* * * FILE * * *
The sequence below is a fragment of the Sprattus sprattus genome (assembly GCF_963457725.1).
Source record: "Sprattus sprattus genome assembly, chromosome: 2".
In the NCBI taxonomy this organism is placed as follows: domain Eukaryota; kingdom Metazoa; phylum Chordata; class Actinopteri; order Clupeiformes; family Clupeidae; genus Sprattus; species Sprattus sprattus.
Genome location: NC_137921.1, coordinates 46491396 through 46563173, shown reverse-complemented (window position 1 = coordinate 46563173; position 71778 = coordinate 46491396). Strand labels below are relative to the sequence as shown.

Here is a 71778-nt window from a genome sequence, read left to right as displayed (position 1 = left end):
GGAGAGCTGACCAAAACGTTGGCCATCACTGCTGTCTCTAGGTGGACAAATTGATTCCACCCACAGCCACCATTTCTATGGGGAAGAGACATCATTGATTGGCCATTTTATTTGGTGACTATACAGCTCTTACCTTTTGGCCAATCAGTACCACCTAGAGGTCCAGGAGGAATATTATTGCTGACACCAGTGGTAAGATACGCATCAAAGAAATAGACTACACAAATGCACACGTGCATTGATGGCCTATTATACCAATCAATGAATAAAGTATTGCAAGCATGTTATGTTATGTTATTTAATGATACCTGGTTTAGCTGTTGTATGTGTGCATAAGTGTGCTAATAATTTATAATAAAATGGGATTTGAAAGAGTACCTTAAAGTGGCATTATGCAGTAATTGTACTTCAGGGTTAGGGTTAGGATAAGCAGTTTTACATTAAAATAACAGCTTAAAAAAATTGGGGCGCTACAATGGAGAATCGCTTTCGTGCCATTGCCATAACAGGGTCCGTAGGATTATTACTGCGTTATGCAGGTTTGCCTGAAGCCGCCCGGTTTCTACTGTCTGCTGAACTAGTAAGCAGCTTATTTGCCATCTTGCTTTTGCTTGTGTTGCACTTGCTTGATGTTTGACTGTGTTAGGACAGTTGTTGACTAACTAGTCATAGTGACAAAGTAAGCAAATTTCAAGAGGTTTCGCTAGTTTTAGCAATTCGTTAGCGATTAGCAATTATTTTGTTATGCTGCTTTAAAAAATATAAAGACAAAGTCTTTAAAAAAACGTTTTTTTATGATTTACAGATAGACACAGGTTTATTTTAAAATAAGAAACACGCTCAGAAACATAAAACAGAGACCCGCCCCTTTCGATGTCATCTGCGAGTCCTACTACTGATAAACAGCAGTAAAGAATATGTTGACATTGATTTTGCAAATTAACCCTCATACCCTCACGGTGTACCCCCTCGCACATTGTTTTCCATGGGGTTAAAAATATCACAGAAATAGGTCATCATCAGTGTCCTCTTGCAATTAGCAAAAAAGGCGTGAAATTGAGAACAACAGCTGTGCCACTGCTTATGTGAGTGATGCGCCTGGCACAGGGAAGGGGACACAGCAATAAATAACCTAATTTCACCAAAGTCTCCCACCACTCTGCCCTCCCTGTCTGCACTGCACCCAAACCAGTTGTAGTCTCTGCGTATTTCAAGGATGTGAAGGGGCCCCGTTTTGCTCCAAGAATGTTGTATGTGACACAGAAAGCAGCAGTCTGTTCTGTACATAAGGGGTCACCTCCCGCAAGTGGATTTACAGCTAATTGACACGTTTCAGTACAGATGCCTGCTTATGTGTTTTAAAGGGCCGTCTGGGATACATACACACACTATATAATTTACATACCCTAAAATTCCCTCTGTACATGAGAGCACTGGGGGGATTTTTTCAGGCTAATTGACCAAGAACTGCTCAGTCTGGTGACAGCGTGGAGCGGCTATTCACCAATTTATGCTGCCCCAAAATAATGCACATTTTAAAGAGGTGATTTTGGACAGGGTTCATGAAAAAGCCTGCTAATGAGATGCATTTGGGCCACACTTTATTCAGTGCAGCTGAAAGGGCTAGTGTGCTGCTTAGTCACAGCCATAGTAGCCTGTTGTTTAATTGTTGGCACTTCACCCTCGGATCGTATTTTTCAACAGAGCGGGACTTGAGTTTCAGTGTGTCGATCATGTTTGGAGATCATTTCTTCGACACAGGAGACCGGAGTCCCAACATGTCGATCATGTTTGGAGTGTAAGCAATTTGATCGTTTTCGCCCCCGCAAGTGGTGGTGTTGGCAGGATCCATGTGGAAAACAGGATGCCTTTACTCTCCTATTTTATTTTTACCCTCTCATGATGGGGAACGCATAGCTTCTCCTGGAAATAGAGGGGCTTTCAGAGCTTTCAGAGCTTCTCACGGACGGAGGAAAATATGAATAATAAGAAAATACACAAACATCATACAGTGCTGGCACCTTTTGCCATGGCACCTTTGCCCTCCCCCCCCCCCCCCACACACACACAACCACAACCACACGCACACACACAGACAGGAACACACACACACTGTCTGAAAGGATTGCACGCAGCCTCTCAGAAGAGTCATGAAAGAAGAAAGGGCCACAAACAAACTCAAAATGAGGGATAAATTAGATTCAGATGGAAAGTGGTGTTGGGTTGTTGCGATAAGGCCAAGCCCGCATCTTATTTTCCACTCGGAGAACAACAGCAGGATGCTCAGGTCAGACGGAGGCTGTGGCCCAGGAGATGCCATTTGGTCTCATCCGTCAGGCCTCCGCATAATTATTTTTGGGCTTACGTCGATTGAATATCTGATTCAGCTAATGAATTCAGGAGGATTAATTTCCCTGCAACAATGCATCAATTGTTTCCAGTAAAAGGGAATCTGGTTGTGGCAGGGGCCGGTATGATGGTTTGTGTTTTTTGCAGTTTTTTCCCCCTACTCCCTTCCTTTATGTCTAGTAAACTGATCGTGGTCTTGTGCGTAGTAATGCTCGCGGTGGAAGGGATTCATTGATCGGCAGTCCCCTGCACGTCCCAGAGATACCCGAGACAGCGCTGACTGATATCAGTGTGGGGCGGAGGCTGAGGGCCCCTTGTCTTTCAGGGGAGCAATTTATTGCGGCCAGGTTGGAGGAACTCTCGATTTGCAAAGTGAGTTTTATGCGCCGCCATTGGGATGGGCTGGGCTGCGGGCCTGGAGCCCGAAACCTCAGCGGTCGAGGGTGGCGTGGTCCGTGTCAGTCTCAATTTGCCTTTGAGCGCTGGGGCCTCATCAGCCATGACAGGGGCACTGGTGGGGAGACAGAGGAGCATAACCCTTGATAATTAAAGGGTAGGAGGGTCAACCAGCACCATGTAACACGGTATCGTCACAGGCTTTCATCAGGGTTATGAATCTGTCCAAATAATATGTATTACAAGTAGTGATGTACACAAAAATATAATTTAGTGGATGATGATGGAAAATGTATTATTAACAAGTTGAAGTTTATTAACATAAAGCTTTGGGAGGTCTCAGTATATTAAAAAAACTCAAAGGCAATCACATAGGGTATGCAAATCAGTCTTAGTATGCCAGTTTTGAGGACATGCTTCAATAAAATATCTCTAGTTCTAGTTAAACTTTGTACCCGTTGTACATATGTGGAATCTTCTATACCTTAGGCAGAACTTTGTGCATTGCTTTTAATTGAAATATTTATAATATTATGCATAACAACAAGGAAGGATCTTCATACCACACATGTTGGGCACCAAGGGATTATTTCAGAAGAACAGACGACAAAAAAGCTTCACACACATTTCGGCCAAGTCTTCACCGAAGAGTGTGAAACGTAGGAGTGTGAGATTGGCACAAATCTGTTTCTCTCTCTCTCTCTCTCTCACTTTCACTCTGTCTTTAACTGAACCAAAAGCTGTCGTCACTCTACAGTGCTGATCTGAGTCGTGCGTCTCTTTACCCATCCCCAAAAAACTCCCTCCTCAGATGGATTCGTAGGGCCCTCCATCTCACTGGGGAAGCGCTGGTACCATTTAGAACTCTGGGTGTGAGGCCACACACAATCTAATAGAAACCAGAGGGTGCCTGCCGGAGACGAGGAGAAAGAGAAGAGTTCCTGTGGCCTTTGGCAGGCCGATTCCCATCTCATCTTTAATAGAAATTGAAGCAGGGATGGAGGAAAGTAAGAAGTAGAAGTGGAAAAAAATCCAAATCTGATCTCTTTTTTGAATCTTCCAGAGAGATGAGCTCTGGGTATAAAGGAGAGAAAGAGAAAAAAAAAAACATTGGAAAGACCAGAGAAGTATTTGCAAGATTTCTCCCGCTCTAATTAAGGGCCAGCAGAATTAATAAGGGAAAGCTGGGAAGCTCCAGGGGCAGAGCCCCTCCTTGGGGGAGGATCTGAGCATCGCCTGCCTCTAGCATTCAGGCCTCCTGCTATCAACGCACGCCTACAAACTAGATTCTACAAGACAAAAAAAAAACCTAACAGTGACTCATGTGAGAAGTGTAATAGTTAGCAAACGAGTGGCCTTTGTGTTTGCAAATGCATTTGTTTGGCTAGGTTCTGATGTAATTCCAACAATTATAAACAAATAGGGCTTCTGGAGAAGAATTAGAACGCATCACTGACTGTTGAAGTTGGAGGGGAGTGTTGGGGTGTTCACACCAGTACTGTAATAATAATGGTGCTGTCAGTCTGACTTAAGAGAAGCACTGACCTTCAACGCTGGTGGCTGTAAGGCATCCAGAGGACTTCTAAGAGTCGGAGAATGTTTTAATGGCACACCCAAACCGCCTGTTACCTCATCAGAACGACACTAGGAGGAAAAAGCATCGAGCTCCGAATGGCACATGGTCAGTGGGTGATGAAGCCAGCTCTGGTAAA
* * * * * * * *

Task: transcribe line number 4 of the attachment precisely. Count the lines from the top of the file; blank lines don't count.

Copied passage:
Genome location: NC_137921.1, coordinates 46491396 through 46563173, shown reverse-complemented (window position 1 = coordinate 46563173; position 71778 = coordinate 46491396). Strand labels below are relative to the sequence as shown.